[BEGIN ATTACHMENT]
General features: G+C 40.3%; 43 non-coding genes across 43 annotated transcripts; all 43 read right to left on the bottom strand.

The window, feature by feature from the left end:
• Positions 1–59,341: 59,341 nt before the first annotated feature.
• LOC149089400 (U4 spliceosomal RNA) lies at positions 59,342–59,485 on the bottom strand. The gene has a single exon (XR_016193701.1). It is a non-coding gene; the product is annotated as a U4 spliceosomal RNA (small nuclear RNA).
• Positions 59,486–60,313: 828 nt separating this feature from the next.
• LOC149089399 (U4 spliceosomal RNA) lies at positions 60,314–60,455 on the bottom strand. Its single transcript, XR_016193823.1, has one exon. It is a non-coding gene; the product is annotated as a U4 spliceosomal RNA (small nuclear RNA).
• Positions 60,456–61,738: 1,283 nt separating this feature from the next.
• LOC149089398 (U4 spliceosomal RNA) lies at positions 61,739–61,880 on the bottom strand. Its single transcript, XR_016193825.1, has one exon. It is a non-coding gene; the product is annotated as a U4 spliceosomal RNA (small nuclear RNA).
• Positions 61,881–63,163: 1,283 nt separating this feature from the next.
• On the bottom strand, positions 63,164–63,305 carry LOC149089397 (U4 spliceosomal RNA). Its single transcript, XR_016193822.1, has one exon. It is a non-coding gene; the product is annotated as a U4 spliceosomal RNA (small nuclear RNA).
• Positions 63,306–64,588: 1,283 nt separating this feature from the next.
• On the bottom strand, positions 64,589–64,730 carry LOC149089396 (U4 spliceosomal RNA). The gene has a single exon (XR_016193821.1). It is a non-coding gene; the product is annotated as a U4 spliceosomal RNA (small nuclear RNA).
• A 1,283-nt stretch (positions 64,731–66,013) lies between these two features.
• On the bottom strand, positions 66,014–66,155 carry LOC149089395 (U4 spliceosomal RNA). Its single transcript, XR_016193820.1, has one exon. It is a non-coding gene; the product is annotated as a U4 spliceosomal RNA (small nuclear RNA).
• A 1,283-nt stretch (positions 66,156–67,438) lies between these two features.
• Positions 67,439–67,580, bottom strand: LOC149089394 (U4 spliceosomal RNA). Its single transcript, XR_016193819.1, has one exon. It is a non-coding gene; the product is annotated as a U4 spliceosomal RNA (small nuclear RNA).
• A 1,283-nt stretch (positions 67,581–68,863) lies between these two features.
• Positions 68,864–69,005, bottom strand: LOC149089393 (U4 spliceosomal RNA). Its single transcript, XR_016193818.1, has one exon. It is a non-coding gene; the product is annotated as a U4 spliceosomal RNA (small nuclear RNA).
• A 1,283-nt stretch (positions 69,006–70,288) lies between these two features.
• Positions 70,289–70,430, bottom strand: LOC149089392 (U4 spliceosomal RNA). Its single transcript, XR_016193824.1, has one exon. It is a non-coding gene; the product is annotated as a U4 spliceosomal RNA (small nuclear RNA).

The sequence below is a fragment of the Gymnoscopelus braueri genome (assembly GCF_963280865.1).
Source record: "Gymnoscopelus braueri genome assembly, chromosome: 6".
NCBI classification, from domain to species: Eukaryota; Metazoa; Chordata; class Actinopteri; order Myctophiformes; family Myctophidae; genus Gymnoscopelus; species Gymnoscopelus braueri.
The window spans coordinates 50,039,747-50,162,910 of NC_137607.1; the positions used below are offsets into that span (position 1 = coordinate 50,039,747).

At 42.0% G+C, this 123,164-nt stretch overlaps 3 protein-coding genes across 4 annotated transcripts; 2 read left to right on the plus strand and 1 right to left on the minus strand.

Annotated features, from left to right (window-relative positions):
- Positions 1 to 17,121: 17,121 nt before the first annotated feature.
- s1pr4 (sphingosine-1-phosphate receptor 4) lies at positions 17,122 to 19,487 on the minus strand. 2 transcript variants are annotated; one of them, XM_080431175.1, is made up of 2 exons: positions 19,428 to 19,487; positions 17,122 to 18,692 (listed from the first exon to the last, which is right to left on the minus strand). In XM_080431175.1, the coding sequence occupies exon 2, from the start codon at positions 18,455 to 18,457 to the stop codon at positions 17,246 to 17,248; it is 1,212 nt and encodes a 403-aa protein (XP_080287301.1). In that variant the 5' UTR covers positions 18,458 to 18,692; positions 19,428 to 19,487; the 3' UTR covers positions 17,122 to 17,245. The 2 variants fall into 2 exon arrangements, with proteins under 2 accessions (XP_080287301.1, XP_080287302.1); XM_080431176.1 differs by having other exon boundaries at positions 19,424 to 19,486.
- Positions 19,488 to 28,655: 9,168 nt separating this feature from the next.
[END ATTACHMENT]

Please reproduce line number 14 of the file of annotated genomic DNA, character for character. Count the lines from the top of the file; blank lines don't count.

• On the bottom strand, positions 66,014–66,155 carry LOC149089395 (U4 spliceosomal RNA). Its single transcript, XR_016193820.1, has one exon. It is a non-coding gene; the product is annotated as a U4 spliceosomal RNA (small nuclear RNA).